"Lift as you climb."
That's what women leaders have to do as they rise through the ranks of government, business and the community sector: they must bring other women in the organization, especially younger ones, along with them, changing the organization as a whole as they move forward.
Interestingly, this advice came from a business executive -- McDonald's Canada VP Sharon Ramalho --during a dynamic panel on women in leadership roles, which also included former Deputy Prime Minister Sheila Copps, Nunavut Premier Eva Ariak, and Dr. Mamta Gautam, life coach to physicians. The event was chaired by my colleague Clare Beckton, head of Carleton University's new Centre for Women in Politics and Public Leadership.
The panel was one of more than 300 sessions offered this past week by the Women's Worlds 2011 Congress in Ottawa. The conference drew 2,000 delegates from some 90 countries.
(Disclosure: For two years I served a member of the steering committee that planned this excellent event. It was truly an honour.)
Have no doubt; though the movement faces menacing, mutating challenges everywhere, global feminism --I'm talking about today's 2.0 version -- is a dynamic force driven by passion, evidence, discipline, accountability, tolerance, innovation, and, perhaps most important of all, continuous learning and improvement.
Social-justice activists, government policymakers, engaged academics, progressive business leaders and delegates presented their work to each other, listened carefully to each other, challenged each other on both principles and tactics, and encouraged each other to do more, and to do it better. At the core of this mutual learning process was a work ethic so deep you couldn't see the bottom of it.
The conference participants didn't always agree, though, and were never shy about saying so. At the opening ceremony, when federal Status of Women minister Rona Ambrose went on way too long boasting about her government's work on women's issues (never, of course, referring to its ideology-driven funding cuts to feminist groups), she was booed forcefully by some in the audience.
But delegates also worked hard to build new history together. During one lunch break, nearly 1,000 conference participants marched on Parliament Hill to show their solidarity with those fighting for justice for 582 missing and murdered Aboriginal women and girls across Canada.
In its report, "What Their Stories Tell Us," the Native Women's Association of Canada, one of the most active groups at Women's Worlds, summarizes research on these women and girls conducted by its Sisters in Spirit initiative. Aboriginal women represent 10 per cent of female homicides in Canada, but only three percent of Canada's total female population. Police too often have been slow to investigate and solve these cases. And there are insufficient resources to meet the needs of the families of murdered and missing Aboriginal women and girls.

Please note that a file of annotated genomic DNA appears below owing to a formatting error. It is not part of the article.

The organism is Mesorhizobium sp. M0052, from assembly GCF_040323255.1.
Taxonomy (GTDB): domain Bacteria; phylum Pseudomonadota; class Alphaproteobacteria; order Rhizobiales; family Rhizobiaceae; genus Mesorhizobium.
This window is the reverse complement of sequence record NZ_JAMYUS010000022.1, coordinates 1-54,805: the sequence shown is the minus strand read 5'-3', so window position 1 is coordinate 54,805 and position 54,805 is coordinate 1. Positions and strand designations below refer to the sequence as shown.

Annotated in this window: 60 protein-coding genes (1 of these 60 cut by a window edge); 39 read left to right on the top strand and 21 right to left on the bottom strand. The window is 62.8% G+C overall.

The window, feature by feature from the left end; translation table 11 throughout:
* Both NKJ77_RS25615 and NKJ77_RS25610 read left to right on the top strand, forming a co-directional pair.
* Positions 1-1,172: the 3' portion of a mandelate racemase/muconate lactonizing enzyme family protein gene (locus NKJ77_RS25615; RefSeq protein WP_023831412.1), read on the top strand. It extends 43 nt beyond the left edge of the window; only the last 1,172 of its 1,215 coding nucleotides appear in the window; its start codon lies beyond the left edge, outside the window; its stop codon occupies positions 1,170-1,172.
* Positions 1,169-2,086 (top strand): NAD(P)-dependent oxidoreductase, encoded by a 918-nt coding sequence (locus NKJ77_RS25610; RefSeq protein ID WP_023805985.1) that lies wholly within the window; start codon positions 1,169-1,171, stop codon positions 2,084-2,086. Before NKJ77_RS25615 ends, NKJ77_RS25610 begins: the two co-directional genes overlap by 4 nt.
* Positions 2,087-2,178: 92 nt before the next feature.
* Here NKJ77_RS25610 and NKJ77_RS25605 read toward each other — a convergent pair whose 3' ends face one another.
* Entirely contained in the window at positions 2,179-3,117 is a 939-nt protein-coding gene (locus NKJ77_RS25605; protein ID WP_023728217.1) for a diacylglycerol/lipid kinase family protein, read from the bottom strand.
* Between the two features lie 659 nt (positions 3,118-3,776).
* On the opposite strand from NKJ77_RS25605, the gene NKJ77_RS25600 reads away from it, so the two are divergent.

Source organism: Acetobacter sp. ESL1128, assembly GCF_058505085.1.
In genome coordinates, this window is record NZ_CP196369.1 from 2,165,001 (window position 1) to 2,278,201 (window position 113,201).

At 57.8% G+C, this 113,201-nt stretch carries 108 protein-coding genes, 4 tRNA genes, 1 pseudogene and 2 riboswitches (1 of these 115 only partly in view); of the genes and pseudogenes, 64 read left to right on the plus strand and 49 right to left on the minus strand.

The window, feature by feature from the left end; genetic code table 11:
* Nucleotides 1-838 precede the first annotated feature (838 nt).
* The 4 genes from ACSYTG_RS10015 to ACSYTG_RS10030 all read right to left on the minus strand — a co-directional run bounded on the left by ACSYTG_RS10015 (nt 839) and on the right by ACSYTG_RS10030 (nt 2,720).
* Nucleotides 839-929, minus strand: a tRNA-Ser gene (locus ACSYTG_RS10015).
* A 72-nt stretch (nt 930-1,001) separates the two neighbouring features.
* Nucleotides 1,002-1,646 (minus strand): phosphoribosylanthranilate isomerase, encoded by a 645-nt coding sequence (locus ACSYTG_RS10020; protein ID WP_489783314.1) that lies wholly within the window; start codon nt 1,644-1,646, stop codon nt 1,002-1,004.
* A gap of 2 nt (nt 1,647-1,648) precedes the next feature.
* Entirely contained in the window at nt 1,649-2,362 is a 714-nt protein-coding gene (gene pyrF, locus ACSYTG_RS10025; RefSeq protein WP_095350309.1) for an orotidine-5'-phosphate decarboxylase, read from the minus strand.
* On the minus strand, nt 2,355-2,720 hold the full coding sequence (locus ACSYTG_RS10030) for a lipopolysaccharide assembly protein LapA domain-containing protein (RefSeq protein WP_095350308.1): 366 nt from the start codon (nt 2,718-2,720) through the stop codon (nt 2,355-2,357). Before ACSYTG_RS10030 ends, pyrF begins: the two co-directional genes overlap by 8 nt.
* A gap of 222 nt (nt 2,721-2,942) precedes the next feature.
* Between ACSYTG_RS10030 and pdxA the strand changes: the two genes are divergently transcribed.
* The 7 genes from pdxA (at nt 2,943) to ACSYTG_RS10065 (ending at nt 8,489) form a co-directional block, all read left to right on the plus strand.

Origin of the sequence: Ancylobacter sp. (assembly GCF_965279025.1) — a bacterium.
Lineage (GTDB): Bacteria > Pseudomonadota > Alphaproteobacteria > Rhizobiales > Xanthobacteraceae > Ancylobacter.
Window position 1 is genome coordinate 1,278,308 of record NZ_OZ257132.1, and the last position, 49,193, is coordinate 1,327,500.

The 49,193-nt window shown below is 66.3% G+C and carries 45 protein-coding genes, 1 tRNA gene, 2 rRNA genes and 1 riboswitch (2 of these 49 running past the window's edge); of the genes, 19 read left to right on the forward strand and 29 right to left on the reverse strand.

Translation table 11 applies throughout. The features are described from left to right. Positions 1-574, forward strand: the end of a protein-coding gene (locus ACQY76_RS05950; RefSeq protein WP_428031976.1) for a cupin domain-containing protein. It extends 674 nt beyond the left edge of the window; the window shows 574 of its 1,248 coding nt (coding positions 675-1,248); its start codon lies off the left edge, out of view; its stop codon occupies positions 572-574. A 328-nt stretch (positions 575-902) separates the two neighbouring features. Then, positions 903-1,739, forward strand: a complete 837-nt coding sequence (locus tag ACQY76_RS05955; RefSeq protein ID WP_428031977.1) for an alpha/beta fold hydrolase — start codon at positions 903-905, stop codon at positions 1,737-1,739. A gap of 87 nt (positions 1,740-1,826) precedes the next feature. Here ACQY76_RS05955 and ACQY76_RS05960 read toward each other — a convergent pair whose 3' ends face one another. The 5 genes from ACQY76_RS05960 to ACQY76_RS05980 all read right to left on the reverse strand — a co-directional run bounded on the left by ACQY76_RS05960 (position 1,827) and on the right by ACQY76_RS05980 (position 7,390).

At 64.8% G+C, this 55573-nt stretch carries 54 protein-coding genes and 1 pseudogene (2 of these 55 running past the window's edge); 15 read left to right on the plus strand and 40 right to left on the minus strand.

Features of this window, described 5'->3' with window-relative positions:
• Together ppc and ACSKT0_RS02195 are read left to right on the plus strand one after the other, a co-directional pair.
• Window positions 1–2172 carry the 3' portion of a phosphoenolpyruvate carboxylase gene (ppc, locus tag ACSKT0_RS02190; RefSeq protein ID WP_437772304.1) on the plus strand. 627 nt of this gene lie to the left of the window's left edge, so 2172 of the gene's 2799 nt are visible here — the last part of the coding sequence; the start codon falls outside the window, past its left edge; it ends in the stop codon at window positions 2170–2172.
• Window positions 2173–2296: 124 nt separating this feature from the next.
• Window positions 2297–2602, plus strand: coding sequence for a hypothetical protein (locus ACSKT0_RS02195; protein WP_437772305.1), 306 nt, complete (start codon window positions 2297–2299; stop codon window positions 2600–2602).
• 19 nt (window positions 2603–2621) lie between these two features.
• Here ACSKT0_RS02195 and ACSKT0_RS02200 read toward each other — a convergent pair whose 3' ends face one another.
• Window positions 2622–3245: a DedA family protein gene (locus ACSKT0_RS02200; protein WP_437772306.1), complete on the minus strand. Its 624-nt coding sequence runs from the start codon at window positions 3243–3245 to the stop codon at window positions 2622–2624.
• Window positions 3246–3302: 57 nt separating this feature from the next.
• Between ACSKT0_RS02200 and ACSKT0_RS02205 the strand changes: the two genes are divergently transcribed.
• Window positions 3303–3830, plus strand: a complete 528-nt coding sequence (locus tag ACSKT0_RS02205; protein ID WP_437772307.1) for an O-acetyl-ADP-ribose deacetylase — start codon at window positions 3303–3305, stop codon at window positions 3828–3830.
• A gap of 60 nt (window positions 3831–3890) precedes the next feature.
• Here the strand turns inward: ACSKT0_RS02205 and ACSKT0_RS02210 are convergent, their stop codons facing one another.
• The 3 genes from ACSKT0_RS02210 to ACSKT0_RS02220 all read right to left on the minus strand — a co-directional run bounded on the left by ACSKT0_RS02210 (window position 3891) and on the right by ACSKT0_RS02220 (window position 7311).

While the Ottawa conference was underway, a new international report, "Progress of the World's Women: 2011-2012", was released by UN Women, the super-agency for women's rights and empowerment. While affirming the importance of well-functioning justice systems as "a vital mechanism for women to achieve their rights," the report emphasizes that "for most of the world's women, the laws that exist on paper do not translate into equality and justice."
Ten recommendations are advanced to make justice systems work better for women, including supporting women's legal organizations and one-stop shops providing forensic, legal, and health services for women, as well as putting more women on the frontlines of law enforcement.
Lift as you climb. This is heavy lifting. It requires focus, strength, resilience, and commitment to a larger, shared goal. It also requires money.
One of the impressive features of Women's Worlds 2011 Congress was its broad funding base: the governments of Canada, Quebec and Ontario all contributed, as did a long list of universities, public-sector and private-sector unions, and some companies (particularly law firms and credit unions). So did the Canadian Women's Foundation and the Belinda Stronach Foundation, as well as a group of Nordic embassies.
Conference organizers were especially appreciative of funding from the unions -- which stepped up when other government funding did not materialize--and were not unaware of the irony of this situation in the current context of repeated federal-government attacks on organized labour.
On the final day of the conference, a high-profile panel explored the theme of women and the power of philanthropy. Abigail Disney (yes, of that Disney family) urged more women to learn about giving and to start doing it. "Women with assets should be stepping up because it's the right thing to do," she said. The panel highlighted the Women Moving Millions campaign in the United States, Canada, Australia and elsewhere, which seeks to increase the number of high net-worth women who make substantial donations to women's organizations and projects. Animated in Canada by the Canadian Women's Foundation, the campaign is steadily gaining momentum.
So, what's next for feminism 2.0?
One upcoming event has a strong Canadian dimension: With the support of the Stronach, Clinton, and Mastercard foundations, among other funders, the G(irls) 20 Summit will be held in France in fall 2011. Organized as a counterpoint to the main G-20 leaders' summit, this event aims to generate "tangible, effective and scalable solutions" for the empowerment of the world's 3.3 billion women and girls.
Climbing and lifting. Learning and doing.
Permanent struggle. Permanent renewal.